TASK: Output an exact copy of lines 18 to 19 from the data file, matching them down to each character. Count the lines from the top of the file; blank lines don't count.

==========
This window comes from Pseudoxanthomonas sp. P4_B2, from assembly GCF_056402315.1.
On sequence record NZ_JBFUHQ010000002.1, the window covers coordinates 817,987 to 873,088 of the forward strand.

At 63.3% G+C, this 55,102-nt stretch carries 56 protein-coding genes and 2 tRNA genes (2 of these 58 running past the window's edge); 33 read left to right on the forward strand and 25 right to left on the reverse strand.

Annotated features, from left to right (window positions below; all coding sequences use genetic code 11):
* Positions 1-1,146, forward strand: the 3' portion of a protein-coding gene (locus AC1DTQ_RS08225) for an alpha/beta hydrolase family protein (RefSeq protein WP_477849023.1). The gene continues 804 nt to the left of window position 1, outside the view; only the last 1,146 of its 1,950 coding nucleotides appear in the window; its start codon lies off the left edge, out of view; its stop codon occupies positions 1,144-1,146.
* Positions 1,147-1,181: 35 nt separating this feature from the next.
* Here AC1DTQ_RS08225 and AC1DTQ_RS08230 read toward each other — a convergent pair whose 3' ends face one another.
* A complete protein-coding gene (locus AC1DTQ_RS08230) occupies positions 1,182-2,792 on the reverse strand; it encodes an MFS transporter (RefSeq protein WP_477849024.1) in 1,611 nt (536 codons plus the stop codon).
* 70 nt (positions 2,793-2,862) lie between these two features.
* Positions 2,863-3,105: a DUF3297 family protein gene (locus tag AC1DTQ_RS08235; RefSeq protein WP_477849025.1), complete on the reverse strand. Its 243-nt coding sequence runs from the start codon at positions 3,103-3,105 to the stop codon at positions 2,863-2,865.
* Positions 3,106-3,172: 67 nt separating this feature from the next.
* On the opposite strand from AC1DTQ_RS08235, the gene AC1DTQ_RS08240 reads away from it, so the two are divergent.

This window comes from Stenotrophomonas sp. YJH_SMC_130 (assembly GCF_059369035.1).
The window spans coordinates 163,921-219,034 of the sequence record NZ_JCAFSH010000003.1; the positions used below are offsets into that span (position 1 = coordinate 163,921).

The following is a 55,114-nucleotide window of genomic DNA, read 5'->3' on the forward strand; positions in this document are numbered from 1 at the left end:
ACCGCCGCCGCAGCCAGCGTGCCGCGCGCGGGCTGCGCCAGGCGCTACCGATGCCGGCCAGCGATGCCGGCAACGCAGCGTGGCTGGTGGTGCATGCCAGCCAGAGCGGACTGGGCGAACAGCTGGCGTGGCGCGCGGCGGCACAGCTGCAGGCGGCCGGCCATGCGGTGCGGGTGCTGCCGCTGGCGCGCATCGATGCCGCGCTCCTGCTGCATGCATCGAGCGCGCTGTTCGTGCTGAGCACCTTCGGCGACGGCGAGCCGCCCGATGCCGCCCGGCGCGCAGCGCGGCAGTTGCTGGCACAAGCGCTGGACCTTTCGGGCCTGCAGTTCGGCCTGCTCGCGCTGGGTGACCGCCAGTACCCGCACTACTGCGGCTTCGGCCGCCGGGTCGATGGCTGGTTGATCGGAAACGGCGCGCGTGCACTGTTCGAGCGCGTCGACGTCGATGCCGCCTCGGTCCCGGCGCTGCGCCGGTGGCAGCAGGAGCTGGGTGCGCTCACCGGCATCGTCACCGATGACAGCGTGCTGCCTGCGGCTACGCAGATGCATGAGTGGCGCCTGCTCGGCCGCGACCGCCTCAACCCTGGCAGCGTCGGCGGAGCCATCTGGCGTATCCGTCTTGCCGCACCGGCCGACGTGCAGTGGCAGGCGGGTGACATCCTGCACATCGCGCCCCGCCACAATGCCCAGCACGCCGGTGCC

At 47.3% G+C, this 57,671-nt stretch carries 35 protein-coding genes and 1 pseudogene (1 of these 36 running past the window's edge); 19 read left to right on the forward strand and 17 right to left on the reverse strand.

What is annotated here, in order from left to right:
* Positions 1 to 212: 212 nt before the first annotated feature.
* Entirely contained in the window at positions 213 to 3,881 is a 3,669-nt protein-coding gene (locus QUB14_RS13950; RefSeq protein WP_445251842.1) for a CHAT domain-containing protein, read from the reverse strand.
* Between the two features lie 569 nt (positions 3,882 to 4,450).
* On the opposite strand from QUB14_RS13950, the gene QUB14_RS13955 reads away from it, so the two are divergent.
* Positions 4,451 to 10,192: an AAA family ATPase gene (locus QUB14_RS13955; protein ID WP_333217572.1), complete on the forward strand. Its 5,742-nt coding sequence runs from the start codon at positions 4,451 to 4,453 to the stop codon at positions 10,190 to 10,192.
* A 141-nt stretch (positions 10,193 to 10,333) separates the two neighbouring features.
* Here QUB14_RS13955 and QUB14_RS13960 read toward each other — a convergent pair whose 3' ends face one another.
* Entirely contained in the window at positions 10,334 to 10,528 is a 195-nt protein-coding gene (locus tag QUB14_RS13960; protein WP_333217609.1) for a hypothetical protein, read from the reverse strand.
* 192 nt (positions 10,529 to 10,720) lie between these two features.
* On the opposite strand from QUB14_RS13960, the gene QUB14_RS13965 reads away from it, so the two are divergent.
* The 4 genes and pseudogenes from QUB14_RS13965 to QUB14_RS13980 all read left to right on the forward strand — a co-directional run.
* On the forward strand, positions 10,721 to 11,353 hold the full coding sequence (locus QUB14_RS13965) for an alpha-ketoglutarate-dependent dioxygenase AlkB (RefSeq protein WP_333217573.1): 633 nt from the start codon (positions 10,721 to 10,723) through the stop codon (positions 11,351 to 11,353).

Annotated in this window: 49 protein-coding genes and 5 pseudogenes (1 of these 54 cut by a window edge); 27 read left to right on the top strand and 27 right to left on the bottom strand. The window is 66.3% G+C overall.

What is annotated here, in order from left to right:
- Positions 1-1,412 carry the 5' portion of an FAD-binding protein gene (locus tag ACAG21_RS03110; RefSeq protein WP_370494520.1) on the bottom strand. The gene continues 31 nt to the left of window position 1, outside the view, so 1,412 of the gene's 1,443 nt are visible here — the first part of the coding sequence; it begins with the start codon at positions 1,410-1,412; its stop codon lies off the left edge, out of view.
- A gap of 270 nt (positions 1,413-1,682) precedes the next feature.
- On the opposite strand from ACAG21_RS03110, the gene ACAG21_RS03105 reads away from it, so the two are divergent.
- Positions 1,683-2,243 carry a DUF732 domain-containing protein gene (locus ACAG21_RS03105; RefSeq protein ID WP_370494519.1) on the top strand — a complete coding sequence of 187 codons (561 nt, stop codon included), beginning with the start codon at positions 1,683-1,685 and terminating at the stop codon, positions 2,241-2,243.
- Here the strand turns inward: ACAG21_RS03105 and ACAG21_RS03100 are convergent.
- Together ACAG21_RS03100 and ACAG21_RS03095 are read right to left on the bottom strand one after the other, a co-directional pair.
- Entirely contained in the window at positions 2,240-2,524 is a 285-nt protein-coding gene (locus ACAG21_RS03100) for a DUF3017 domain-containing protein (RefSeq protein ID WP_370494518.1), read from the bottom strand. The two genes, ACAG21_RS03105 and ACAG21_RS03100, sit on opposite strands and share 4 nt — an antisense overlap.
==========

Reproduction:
What is annotated here, in order from left to right:
* Positions 1 to 212: 212 nt before the first annotated feature.